There are a couple of interesting things to note when dissecting Tim Miles roster and coaching staff. The most obvious of those is that he has 4 Nebraskans on his roster. He shouldn’t have too much to do to build relationships and develop a reputation amongst high basketball coaches in the state. Good thing too because he’ll have an immediate recruiting test upon his arrival. Akoy Agau, standout power forward for 3-time defending champion Omaha Central will be a senior next year. He is a must get for Nebraska. Players with his skill set don’t come through this state very often. According to Rivals.com, Coach Miles had extended an offer to Agau to come play basketball for the Rams. He shouldn’t have to try and build that relationship either. Finally, last year he hired Ron Coleman. Who’s that, you ask? Oh, well, he’s the former coach of Mac Irvin Fire AAU team, which is based in Chicago. He was the head coach there from 2005-2011 and produced 3 top 3 finishes in the Nike Elite Youth Basketball League, featured 4 McDonalds All-Americans and 4 Illinois POYs. He was also a very successful assistant in the high school ranks. Assuming he comes with Miles, that would be the strongest tie Nebrasketball has had to talent in those prime B1G markets and could be just as big a get as Miles himself. That is assuming he comes along* and doesn’t, you know, take the CSU job for himself.
*According to Brian Rosenthal, Miles does intend to bring Coleman with him, but acknowledges that he may be in the running for the CSU opening.
Tim Miles may very well be a terrific coach, time will tell whether or not he can get it done at this level. It’s not the splash hire most were expecting and hoping for, but upon further inspection, it does seem to be a very solid hire. By those that follow college basketball, it has widely been hailed as a very solid hire. But the two previous hires were highly thought of as well. Miles’ biggest challenge will be getting talent in here, not matching wits with Thad Matta and Tom Izzo. He may be coming into the state at the prime time. There is a lot (relatively speaking) of talent coming up through the ranks over the next couple of years in Nebraska high schools. It could be a Danny Nee-esque boon crop of talent. It starts with Agau. It’s too bad he wasn’t able to be here to get Mike Gesell as well, we’ll see. If he can get talent in here, he’ll be just fine. It is a concern that Miles has never been a part of a program in one of the six power conferences. He’s never had to recruit to that level or to compete against that level. Ultimately that’s what did in the two previous coaches at NU. If he can figure that out he’ll be well on his way to building a solid program. Getting Coleman on board will help.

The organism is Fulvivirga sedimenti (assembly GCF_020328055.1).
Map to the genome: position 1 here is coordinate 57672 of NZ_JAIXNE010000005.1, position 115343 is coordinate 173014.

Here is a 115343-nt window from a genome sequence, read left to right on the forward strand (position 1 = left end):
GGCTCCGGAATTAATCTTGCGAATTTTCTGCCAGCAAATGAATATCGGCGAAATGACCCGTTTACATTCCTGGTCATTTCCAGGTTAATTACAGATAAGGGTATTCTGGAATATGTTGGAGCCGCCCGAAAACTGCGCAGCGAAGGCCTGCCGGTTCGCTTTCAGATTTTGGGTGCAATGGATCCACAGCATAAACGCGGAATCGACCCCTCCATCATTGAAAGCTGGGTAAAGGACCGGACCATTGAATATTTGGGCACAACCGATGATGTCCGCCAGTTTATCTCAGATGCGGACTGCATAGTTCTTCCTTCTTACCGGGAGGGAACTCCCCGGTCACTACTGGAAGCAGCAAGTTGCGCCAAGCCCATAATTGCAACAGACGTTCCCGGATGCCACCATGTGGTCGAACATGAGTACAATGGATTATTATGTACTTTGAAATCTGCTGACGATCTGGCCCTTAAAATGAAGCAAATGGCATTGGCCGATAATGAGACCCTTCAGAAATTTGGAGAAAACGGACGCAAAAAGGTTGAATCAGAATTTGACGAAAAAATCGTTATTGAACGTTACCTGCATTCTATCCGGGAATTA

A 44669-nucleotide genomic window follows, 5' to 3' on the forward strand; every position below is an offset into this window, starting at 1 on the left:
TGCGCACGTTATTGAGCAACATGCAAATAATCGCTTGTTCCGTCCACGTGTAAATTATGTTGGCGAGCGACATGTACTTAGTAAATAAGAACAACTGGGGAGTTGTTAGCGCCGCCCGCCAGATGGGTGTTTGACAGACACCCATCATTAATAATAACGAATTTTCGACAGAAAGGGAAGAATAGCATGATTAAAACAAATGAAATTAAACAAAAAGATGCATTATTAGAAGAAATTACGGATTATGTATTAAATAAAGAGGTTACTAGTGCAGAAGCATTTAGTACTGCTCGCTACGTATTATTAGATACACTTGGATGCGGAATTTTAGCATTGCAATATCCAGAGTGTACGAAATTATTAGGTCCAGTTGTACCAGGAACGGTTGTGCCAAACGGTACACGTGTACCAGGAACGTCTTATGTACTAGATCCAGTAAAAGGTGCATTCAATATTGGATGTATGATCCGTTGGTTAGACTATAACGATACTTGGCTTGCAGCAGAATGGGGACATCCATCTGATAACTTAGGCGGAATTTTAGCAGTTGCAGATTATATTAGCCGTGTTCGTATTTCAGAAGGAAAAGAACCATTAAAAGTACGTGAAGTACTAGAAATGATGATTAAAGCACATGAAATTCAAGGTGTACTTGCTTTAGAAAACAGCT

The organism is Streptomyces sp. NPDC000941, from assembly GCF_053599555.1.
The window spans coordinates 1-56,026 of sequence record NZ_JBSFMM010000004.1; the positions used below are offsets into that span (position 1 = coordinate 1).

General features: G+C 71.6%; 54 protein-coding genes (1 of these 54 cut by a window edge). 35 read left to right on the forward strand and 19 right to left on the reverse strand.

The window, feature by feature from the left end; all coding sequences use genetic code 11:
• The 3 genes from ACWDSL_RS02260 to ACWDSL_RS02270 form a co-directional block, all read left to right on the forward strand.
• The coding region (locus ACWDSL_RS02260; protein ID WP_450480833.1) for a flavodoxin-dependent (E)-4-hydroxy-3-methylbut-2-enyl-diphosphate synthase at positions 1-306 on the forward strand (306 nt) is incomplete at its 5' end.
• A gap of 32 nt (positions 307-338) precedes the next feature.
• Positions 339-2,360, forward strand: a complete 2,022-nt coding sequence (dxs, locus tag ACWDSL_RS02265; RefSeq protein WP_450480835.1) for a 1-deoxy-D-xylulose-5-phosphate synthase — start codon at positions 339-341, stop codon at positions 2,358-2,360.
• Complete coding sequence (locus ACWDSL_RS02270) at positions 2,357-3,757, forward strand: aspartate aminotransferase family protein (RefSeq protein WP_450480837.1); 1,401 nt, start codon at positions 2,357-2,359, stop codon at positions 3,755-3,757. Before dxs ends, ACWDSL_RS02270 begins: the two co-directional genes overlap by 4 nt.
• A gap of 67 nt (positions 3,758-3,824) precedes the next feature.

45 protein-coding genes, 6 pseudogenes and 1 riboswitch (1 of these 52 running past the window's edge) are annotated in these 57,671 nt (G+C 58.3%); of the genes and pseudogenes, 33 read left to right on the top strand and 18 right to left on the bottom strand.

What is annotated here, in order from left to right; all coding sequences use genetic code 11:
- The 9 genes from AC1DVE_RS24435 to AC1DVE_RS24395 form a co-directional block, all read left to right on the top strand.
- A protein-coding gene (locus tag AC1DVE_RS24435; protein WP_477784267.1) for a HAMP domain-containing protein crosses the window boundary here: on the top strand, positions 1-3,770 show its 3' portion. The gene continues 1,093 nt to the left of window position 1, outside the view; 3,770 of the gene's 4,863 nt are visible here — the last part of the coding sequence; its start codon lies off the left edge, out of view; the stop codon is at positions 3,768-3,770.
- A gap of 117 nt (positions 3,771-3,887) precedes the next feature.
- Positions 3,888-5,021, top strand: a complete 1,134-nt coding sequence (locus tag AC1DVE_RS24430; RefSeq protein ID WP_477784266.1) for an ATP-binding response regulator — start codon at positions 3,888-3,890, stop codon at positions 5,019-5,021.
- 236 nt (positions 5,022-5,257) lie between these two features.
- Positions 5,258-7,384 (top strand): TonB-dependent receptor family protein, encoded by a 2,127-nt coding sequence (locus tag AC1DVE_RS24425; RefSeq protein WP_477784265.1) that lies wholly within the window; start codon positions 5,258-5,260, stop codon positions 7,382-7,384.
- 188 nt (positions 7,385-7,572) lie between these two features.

A couple of other things to watch: Erick Strickland. He’s made it no secret that he wants to be a part of the program in some fashion. Don’t be surprised if he’s given an interview. I don’t know what Miles has in mind for his staff, but a guy with ties to the area as well as in the NBA and in Texas (one would hope with all the time he spent playing and working for the Dallas Mavericks). If you listen to Danny Nee, he says he’s one of the smartest players he’s ever had, so take that for what it’s worth. If you’ve got a former player with the reputation and enthusiasm for the program, I think he should get an interview. It shouldn’t be forced on Miles, like Shawn Watson was perceived to be on Pelini, but I think he would be well served to at least talk to him.
The relative thud that this hired was greeted with shouldn’t be a surprise. Nebrasketball fans had hopes of something sexier. If Miles is able get this team over that hump this program hasn’t been able to overcome the better part of the past several decades, this reaction will be forgotten, but on its surface, it is eerily familiar.